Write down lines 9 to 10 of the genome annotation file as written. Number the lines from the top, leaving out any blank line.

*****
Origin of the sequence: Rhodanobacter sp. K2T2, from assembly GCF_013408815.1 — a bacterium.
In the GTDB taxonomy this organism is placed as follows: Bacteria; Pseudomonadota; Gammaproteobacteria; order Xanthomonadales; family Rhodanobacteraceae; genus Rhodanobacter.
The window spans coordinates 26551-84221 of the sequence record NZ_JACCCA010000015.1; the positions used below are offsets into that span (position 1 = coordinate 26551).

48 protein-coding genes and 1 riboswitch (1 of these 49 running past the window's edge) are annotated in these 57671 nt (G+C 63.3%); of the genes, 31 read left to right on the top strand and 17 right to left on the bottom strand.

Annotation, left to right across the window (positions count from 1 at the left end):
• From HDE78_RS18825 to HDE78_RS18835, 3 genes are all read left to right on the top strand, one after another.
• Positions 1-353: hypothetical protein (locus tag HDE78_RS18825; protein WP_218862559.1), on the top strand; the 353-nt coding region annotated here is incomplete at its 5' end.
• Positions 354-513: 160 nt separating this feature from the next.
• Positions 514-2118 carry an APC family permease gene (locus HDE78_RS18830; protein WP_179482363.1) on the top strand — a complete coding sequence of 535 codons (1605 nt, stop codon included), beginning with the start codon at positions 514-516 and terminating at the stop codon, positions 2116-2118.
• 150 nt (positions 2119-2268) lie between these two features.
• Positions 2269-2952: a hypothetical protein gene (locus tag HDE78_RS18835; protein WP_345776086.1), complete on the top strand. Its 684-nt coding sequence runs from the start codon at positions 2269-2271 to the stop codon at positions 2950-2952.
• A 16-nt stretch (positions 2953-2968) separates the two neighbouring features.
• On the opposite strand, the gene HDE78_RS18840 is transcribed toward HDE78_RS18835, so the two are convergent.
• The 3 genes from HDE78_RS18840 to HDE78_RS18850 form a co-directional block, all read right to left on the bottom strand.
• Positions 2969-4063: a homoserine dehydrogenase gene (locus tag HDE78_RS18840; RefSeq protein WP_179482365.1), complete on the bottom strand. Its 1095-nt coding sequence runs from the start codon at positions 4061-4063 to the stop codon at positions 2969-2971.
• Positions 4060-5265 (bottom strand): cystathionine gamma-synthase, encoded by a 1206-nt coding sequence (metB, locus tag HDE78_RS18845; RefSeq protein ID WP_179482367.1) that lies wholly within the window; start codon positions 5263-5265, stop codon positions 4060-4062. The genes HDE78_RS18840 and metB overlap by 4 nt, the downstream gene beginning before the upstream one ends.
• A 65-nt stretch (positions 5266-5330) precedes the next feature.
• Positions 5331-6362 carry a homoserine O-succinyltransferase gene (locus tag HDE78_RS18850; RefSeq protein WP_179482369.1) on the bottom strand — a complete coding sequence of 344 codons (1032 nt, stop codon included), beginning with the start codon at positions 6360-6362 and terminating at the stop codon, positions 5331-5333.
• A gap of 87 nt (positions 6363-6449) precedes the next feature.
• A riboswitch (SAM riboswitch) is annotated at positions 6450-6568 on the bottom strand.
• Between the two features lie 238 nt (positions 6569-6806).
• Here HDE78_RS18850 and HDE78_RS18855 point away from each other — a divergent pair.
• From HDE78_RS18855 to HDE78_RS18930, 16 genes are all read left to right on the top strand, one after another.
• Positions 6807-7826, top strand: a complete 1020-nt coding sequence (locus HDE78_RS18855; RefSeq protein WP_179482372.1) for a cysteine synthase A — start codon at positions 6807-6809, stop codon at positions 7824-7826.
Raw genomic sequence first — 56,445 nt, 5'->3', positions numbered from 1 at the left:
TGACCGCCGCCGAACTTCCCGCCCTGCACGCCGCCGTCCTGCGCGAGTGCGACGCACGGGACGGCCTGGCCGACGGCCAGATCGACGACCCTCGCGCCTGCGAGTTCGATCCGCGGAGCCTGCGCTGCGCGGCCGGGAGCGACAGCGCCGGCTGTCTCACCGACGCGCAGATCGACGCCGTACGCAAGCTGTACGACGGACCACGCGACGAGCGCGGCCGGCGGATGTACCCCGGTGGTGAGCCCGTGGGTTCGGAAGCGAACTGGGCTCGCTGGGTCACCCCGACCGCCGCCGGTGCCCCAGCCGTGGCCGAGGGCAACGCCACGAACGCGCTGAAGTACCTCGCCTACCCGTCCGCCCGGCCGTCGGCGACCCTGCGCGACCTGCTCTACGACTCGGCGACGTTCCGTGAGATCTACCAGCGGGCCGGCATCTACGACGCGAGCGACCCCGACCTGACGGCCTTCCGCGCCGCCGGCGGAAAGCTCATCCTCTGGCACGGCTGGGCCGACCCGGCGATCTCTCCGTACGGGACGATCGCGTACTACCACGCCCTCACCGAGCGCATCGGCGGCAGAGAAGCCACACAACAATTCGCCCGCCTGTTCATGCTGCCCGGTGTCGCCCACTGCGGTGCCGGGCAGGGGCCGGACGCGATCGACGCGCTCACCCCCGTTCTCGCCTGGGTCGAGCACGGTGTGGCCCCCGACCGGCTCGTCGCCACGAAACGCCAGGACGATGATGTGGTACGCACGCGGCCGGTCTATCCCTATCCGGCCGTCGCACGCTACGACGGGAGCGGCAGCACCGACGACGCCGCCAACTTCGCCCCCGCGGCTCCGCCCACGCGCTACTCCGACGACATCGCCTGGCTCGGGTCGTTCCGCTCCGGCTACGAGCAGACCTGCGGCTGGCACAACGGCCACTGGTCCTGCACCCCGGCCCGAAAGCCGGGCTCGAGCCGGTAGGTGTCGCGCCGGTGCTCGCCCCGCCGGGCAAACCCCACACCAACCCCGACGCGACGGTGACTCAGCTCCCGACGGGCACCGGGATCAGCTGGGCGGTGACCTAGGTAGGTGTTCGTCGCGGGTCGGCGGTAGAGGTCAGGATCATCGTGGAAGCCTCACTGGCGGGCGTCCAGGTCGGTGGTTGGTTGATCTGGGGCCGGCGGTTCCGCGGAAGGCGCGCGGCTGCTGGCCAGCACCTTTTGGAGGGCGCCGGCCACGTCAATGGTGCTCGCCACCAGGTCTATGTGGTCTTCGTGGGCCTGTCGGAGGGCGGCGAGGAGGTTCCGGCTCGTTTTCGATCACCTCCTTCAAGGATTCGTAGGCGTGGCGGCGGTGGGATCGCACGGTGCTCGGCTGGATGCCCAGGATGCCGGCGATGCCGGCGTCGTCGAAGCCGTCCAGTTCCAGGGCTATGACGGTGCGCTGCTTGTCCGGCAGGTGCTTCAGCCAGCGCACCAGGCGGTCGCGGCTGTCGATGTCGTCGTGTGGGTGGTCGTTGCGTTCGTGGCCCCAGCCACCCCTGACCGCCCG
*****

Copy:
• Positions 514-2118 carry an APC family permease gene (locus HDE78_RS18830; protein WP_179482363.1) on the top strand — a complete coding sequence of 535 codons (1605 nt, stop codon included), beginning with the start codon at positions 514-516 and terminating at the stop codon, positions 2116-2118.
• 150 nt (positions 2119-2268) lie between these two features.